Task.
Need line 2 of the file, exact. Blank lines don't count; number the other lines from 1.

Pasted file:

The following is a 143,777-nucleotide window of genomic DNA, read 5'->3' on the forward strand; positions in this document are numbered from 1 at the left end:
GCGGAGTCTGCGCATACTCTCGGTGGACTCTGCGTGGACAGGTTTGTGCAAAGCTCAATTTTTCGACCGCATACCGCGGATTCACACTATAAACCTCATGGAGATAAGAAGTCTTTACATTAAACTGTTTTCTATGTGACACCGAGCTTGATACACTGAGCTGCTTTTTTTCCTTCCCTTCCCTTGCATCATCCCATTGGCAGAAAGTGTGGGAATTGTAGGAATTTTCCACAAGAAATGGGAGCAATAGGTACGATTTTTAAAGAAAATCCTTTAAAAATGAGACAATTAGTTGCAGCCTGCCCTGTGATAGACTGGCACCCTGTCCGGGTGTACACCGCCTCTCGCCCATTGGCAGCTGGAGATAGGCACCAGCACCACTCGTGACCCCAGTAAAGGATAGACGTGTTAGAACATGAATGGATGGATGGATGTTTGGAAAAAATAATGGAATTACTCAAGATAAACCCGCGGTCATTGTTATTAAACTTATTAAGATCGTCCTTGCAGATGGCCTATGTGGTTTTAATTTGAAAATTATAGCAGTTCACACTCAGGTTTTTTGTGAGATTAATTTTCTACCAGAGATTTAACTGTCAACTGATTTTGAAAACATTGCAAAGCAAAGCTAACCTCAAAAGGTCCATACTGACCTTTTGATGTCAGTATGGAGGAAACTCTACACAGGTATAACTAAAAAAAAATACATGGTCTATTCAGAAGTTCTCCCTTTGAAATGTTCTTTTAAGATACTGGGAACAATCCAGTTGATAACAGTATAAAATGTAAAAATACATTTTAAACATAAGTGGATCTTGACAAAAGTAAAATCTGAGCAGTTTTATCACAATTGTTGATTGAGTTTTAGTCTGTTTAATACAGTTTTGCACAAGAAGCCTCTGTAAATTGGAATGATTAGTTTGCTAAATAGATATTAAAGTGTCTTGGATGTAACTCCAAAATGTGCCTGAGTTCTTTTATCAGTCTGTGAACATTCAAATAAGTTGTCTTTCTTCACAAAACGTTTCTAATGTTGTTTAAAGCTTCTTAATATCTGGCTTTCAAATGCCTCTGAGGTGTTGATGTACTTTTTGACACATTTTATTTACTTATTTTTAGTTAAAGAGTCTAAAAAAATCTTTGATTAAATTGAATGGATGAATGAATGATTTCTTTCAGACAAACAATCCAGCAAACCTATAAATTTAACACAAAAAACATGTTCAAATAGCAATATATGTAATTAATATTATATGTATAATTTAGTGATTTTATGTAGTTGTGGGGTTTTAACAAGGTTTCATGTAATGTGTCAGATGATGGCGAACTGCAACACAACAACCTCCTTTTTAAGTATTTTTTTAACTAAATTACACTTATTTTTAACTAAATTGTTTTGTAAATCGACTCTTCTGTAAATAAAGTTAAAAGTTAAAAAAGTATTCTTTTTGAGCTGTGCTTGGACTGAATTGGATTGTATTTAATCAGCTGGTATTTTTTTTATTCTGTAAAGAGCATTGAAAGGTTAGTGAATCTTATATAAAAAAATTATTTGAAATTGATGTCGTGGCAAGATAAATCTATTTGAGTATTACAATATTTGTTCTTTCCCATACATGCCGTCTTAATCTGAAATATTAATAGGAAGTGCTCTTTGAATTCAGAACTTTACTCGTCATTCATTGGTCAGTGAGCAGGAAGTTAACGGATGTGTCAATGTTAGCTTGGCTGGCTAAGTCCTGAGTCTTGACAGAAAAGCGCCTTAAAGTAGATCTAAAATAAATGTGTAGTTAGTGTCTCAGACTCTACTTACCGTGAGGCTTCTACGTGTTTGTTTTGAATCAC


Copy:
GCGGAGTCTGCGCATACTCTCGGTGGACTCTGCGTGGACAGGTTTGTGCAAAGCTCAATTTTTCGACCGCATACCGCGGATTCACACTATAAACCTCATGGAGATAAGAAGTCTTTACATTAAACTGTTTTCTATGTGACACCGAGCTTGATACACTGAGCTGCTTTTTTTCCTTCCCTTCCCTTGCATCATCCCATTGGCAGAAAGTGTGGGAATTGTAGGAATTTTCCACAAGAAATGGGAGCAATAGGTACGATTTTTAAAGAAAATCCTTTAAAAATGAGACAATTAGTTGCAGCCTGCCCTGTGATAGACTGGCACCCTGTCCGGGTGTACACCGCCTCTCGCCCATTGGCAGCTGGAGATAGGCACCAGCACCACTCGTGACCCCAGTAAAGGATAGACGTGTTAGAACATGAATGGATGGATGGATGTTTGGAAAAAATAATGGAATTACTCAAGATAAACCCGCGGTCATTGTTATTAAACTTATTAAGATCGTCCTTGCAGATGGCCTATGTGGTTTTAATTTGAAAATTATAGCAGTTCACACTCAGGTTTTTTGTGAGATTAATTTTCTACCAGAGATTTAACTGTCAACTGATTTTGAAAACATTGCAAAGCAAAGCTAACCTCAAAAGGTCCATACTGACCTTTTGATGTCAGTATGGAGGAAACTCTACACAGGTATAACTAAAAAAAAATACATGGTCTATTCAGAAGTTCTCCCTTTGAAATGTTCTTTTAAGATACTGGGAACAATCCAGTTGATAACAGTATAAAATGTAAAAATACATTTTAAACATAAGTGGATCTTGACAAAAGTAAAATCTGAGCAGTTTTATCACAATTGTTGATTGAGTTTTAGTCTGTTTAATACAGTTTTGCACAAGAAGCCTCTGTAAATTGGAATGATTAGTTTGCTAAATAGATATTAAAGTGTCTTGGATGTAACTCCAAAATGTGCCTGAGTTCTTTTATCAGTCTGTGAACATTCAAATAAGTTGTCTTTCTTCACAAAACGTTTCTAATGTTGTTTAAAGCTTCTTAATATCTGGCTTTCAAATGCCTCTGAGGTGTTGATGTACTTTTTGACACATTTTATTTACTTATTTTTAGTTAAAGAGTCTAAAAAAATCTTTGATTAAATTGAATGGATGAATGAATGATTTCTTTCAGACAAACAATCCAGCAAACCTATAAATTTAACACAAAAAACATGTTCAAATAGCAATATATGTAATTAATATTATATGTATAATTTAGTGATTTTATGTAGTTGTGGGGTTTTAACAAGGTTTCATGTAATGTGTCAGATGATGGCGAACTGCAACACAACAACCTCCTTTTTAAGTATTTTTTTAACTAAATTACACTTATTTTTAACTAAATTGTTTTGTAAATCGACTCTTCTGTAAATAAAGTTAAAAGTTAAAAAAGTATTCTTTTTGAGCTGTGCTTGGACTGAATTGGATTGTATTTAATCAGCTGGTATTTTTTTTATTCTGTAAAGAGCATTGAAAGGTTAGTGAATCTTATATAAAAAAATTATTTGAAATTGATGTCGTGGCAAGATAAATCTATTTGAGTATTACAATATTTGTTCTTTCCCATACATGCCGTCTTAATCTGAAATATTAATAGGAAGTGCTCTTTGAATTCAGAACTTTACTCGTCATTCATTGGTCAGTGAGCAGGAAGTTAACGGATGTGTCAATGTTAGCTTGGCTGGCTAAGTCCTGAGTCTTGACAGAAAAGCGCCTTAAAGTAGATCTAAAATAAATGTGTAGTTAGTGTCTCAGACTCTACTTACCGTGAGGCTTCTACGTGTTTGTTTTGAATCAC